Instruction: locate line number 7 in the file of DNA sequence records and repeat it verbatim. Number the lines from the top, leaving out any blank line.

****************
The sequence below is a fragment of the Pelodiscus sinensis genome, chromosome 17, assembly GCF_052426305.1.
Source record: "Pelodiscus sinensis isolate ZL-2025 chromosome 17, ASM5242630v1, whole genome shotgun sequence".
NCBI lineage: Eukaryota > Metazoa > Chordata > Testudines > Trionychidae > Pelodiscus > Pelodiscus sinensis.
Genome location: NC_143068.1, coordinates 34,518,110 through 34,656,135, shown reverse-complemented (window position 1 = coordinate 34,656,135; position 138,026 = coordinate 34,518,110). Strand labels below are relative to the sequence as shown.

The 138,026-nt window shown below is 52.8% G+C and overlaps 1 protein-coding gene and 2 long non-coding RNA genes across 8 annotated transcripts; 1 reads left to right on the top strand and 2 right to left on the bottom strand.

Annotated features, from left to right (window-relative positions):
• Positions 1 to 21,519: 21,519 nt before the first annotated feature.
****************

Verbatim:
• Positions 1 to 21,519: 21,519 nt before the first annotated feature.